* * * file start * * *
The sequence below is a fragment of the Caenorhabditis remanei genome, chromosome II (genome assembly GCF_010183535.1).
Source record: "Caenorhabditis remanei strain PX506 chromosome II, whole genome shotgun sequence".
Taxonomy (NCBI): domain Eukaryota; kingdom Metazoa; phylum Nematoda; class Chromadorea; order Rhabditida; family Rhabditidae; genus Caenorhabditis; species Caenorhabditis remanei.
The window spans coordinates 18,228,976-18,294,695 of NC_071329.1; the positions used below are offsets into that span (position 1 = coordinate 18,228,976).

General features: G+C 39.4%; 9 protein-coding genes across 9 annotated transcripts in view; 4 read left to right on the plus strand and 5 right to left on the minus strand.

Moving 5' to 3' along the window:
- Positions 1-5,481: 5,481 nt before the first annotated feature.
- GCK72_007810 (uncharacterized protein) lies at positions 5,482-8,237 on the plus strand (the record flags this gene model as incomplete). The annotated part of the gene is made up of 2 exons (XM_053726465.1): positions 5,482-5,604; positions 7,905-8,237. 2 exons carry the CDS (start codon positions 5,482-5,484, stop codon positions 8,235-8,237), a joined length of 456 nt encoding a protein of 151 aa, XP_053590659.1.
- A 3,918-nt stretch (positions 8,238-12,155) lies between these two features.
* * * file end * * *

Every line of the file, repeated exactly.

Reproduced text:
The sequence below is a fragment of the Caenorhabditis remanei genome, chromosome II (genome assembly GCF_010183535.1).
Source record: "Caenorhabditis remanei strain PX506 chromosome II, whole genome shotgun sequence".
Taxonomy (NCBI): domain Eukaryota; kingdom Metazoa; phylum Nematoda; class Chromadorea; order Rhabditida; family Rhabditidae; genus Caenorhabditis; species Caenorhabditis remanei.
The window spans coordinates 18,228,976-18,294,695 of NC_071329.1; the positions used below are offsets into that span (position 1 = coordinate 18,228,976).

General features: G+C 39.4%; 9 protein-coding genes across 9 annotated transcripts in view; 4 read left to right on the plus strand and 5 right to left on the minus strand.

Moving 5' to 3' along the window:
- Positions 1-5,481: 5,481 nt before the first annotated feature.
- GCK72_007810 (uncharacterized protein) lies at positions 5,482-8,237 on the plus strand (the record flags this gene model as incomplete). The annotated part of the gene is made up of 2 exons (XM_053726465.1): positions 5,482-5,604; positions 7,905-8,237. 2 exons carry the CDS (start codon positions 5,482-5,484, stop codon positions 8,235-8,237), a joined length of 456 nt encoding a protein of 151 aa, XP_053590659.1.
- A 3,918-nt stretch (positions 8,238-12,155) lies between these two features.